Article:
- The bench held that the said section of the penal code infringes and transgresses on presumption of innocence of an accused person in a criminal trial.
- Judges say section 96(a) of the penal code shifts evidential burden of proof to an accused person.
oThe High Court has declared as unconstitutional a provision of Kenya penal code on incitement to violence and disobedience of the law.
The court on Wednesday stopped prosecution of former Machakos Senator Johnstone Muthama on hate speech-related charges.
A three-judge bench comprising Justices Jessie Lessit, Luka Kimaru and John Mativo said section 96(a) of the penal code is unconstitutional as it shifts the legal and evidential burden of proof to an accused person from the prosecution.
While ruling on a petition filed by the former senator challenging his prosecution over incitement to violence, the judges said it is always the prosecution’s duty to establish its case in a criminal trial.
The bench held that the said section of the penal code infringes and transgresses on presumption of innocence of an accused person in a criminal trial.
BURDEN OF PROOF
Section 96(a) of the penal code says the burden of proof lies upon any person who utters, prints or publishes any words or does any act calculated to bring death or physical injury to another person, class, or community.
But the three judges found that the said section of the law offends the long-established rule of common law on the burden of proof that “it is always for the prosecution to prove the guilt of the accused person, and that the proof must be beyond a reasonable doubt.”
In the ruling, the judges said the inevitable effect of the disputed section of the penal code is that the accused person is under compulsion to adduce evidence of reasonable cause to avoid conviction even if the prosecution leads no evidence to establish a case.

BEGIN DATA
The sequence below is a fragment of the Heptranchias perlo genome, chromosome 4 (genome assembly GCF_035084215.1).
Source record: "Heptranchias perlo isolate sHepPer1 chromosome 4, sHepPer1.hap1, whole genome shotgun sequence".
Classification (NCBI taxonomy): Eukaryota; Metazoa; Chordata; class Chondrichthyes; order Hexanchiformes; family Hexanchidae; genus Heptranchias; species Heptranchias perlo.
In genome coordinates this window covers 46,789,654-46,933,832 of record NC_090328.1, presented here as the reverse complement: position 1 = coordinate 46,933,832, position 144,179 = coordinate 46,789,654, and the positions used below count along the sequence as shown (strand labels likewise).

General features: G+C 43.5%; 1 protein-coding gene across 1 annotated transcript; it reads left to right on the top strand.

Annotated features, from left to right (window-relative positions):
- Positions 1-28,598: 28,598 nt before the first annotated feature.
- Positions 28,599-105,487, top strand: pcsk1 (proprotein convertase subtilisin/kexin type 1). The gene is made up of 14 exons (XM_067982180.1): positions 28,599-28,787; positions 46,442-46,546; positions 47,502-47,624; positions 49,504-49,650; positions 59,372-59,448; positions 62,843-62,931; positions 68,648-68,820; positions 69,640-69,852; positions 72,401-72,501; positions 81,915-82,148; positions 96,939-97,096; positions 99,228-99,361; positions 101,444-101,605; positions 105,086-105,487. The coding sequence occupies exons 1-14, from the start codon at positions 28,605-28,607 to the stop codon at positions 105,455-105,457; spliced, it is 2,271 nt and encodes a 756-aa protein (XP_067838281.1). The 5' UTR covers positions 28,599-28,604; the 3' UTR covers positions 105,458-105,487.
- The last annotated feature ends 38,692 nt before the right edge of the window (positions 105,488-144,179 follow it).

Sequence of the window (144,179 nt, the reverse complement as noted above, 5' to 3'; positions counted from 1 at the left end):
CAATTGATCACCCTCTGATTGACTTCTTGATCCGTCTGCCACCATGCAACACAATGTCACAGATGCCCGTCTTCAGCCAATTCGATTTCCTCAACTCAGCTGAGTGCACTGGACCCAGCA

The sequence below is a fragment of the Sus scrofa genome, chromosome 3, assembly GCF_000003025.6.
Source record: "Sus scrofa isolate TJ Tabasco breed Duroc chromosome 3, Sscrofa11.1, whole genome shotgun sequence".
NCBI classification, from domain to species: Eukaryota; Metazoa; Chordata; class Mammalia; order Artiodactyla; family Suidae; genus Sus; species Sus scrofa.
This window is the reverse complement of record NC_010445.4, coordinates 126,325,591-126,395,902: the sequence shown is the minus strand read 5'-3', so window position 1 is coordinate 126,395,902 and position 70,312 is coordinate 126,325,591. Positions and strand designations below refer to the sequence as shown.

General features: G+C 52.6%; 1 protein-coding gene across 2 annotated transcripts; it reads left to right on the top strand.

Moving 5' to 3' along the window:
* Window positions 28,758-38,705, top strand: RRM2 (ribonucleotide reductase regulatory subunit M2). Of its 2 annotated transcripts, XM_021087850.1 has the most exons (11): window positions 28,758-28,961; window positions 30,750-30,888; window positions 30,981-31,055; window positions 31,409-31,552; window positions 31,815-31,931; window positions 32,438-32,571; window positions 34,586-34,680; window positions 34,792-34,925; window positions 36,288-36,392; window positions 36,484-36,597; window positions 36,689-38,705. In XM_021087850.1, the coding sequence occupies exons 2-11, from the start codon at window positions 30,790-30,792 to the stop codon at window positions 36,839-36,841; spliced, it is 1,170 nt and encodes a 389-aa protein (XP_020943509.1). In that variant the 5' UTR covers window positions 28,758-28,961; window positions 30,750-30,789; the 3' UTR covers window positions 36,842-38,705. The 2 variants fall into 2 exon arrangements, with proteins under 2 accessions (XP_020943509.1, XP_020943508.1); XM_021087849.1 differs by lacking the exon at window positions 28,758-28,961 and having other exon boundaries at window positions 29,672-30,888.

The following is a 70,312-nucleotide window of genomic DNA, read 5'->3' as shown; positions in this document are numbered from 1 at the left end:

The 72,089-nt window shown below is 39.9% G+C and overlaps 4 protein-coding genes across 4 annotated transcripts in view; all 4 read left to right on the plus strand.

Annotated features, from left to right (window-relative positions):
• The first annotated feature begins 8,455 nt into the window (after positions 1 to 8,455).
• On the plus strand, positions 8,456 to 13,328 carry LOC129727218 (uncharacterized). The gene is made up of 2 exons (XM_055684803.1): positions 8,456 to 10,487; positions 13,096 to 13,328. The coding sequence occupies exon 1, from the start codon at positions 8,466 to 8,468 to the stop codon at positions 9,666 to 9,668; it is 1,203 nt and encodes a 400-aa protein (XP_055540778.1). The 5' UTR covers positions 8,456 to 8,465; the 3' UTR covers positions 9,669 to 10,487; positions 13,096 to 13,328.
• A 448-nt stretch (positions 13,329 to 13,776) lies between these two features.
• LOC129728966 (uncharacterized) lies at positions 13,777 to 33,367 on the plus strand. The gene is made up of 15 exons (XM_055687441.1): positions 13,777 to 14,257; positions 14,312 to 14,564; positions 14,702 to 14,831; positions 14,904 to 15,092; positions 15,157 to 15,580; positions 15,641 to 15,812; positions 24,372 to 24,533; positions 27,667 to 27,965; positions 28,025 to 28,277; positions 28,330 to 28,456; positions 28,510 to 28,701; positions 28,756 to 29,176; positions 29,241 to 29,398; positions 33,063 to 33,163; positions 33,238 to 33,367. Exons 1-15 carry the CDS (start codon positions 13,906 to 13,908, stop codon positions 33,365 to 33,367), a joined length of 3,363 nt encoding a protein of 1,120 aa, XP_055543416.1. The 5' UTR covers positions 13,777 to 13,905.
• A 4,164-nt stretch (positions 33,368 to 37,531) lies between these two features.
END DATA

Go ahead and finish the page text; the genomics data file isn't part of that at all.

“If after all evidence the court is uncertain as to where the truth lies, the constitutional presumption of innocence is replaced by a statutory presumption of guilt. This is an impermissible position where a statutory provision supplants a constitutional edict,” stated the judges.
According to the bench, the disputed section also infringes on a cluster of rights associated with a fair trial.
These are the general right to a fair trial, the privilege against self-incrimination, the right not to be a compellable witness against oneself and the right to silence guaranteed in Article 49 (1) (a) (ii) and Article 50 (2) of the Constitution.
Following the findings, the court directed the Attorney-General to prepare a Bill to be presented to Parliament with a view to remedying the deficiency in the said section of the penal code.
They directed the Attorney-General to do so within a period of one year.
The bench observed that it should be amended to conform to the Constitution a stipulated in section 7 of the sixth schedule of the Constitution.
In the petition, Mr Muthama, through lawyer John Khaminwa, stated that on September 23, 2015 at a public rally at Uhuru Park, Nairobi, he made utterances in opposition of government policies.